There was much anticipation that the Lifetime Allowance was going to be increased in the Spring Statement, but it has actually been removed with effect from the 6th of April 2023.

However, the amount that you can elect to take as a tax-free lump sum – generally, but not always, 25% of the total pension fund value – is to be capped at £268,275 (i.e. 25% of what was previously the LTA at £1,073,100) with no planned increases in the future.

What this means for you

One of the main reasons this change was introduced was to encourage over 50s (for example doctors) to return to work, but it will also give greater incentive to some to save more into pensions without fear of incurring a tax charge in the future.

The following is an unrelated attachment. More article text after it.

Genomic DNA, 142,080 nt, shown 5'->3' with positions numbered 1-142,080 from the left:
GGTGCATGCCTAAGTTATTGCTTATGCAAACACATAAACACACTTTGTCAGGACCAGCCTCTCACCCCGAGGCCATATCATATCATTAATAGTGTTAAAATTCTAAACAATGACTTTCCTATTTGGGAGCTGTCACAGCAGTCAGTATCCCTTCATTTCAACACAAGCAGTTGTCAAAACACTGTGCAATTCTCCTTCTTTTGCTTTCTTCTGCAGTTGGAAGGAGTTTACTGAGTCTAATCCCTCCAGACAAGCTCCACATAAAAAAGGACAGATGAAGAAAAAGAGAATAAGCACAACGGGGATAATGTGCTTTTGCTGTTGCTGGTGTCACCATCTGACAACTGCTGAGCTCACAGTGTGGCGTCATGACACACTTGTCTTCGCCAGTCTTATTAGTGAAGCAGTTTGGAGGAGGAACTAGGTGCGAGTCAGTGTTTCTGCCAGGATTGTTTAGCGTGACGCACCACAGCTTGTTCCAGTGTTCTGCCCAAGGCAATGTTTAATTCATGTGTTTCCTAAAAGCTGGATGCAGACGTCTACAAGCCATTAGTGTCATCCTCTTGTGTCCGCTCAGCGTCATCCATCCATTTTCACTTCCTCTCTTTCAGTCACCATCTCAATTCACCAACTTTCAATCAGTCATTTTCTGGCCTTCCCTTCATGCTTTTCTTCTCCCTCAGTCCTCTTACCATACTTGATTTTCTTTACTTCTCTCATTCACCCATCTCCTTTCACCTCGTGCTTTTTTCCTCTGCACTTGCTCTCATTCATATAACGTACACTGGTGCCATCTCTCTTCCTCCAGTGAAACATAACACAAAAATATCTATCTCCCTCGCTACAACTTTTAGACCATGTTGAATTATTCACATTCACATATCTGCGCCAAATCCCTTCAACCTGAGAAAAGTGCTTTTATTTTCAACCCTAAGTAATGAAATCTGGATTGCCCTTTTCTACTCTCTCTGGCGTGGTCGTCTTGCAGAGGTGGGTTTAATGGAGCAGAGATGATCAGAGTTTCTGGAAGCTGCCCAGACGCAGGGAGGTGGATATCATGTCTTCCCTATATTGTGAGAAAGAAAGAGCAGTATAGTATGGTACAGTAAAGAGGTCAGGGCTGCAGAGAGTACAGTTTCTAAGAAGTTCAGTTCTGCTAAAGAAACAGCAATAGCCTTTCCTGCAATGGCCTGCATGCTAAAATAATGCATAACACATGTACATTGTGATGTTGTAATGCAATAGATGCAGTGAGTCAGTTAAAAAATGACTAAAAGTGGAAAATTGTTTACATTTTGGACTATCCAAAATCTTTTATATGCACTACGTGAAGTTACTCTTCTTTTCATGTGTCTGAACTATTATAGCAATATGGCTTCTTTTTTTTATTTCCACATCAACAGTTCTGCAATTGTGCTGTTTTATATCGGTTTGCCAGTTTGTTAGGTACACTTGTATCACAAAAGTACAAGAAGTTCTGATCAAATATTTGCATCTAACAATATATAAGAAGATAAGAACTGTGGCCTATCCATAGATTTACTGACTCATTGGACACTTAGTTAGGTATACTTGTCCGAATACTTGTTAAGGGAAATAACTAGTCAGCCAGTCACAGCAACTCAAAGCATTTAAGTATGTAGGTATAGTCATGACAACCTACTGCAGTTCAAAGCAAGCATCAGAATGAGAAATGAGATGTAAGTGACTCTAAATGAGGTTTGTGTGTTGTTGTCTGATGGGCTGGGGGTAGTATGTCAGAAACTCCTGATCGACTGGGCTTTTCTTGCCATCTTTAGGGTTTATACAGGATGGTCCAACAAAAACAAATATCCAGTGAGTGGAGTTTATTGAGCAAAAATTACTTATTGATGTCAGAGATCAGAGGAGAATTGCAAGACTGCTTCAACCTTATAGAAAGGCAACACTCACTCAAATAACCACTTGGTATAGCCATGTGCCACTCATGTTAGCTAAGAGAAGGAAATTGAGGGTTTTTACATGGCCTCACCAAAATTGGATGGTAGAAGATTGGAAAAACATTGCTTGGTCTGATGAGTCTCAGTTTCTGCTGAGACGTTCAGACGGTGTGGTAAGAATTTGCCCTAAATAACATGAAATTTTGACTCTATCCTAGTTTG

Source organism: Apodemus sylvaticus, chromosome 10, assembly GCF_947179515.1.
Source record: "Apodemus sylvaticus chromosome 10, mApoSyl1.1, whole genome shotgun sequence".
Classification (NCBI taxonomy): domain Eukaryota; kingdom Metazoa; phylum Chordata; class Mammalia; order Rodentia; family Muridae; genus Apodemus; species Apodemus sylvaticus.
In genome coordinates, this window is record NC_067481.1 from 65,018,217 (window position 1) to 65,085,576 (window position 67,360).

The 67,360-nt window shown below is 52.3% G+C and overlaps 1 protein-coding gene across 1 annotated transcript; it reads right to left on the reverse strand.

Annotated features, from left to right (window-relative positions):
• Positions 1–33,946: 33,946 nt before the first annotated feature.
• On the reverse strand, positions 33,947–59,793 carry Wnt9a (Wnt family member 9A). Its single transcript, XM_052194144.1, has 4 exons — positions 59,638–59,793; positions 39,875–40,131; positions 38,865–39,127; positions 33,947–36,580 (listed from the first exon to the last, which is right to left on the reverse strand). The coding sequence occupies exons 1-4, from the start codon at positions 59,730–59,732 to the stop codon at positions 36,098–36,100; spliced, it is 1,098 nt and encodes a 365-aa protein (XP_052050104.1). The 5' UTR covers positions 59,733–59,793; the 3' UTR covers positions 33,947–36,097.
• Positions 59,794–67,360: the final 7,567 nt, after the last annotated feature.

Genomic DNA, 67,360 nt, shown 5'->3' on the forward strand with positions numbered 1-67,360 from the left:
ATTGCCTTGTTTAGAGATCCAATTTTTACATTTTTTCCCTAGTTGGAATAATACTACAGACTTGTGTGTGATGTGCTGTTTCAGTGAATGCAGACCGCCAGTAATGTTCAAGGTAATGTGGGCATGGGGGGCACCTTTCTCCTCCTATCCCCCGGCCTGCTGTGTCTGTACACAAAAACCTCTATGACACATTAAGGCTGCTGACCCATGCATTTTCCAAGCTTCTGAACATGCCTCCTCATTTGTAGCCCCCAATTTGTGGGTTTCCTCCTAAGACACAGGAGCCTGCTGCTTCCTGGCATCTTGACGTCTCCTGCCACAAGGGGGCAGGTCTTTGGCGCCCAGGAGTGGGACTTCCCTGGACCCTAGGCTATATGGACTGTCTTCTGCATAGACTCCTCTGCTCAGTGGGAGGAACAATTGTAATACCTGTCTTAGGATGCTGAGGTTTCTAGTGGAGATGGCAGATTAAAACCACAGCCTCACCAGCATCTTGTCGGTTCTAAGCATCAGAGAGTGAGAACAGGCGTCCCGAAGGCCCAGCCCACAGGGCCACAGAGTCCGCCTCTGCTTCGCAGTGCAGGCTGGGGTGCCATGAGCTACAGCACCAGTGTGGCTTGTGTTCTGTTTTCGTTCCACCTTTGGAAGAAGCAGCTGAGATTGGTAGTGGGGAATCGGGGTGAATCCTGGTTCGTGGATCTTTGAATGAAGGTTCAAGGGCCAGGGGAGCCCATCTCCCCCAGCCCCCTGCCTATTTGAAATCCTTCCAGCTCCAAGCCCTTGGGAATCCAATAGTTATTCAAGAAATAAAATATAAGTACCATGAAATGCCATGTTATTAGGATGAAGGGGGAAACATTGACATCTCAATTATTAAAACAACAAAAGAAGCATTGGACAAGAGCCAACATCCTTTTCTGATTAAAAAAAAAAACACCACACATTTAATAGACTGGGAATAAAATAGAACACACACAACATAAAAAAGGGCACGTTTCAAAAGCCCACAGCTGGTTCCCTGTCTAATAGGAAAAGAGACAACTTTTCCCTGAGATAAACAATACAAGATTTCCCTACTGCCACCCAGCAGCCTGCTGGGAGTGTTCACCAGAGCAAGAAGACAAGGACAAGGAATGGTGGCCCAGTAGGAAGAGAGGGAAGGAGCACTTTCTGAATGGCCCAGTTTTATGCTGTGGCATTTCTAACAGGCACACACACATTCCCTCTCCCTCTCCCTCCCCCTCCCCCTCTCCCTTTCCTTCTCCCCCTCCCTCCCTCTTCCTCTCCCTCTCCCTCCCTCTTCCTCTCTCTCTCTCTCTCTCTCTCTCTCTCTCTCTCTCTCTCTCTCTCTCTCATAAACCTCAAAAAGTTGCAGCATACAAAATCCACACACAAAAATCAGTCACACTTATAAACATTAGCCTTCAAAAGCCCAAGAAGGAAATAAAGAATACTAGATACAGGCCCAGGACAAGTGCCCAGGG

With inflation making the cost of living more and more expensive coupled with people living for longer, saving more to pensions might help ease concerns about “having enough”, or maybe even retiring earlier than intended. Freedom to make the most of those summer months in the years ahead.

Those who are under 75 and might have stopped contributing to pensions because of being close to, or over the LTA, now have the opportunity to consider making further payments. (Just remember to check if you have any historical, fixed protection for your pensions against previous reductions in the LTA. If you are at all unsure, just ask your adviser.)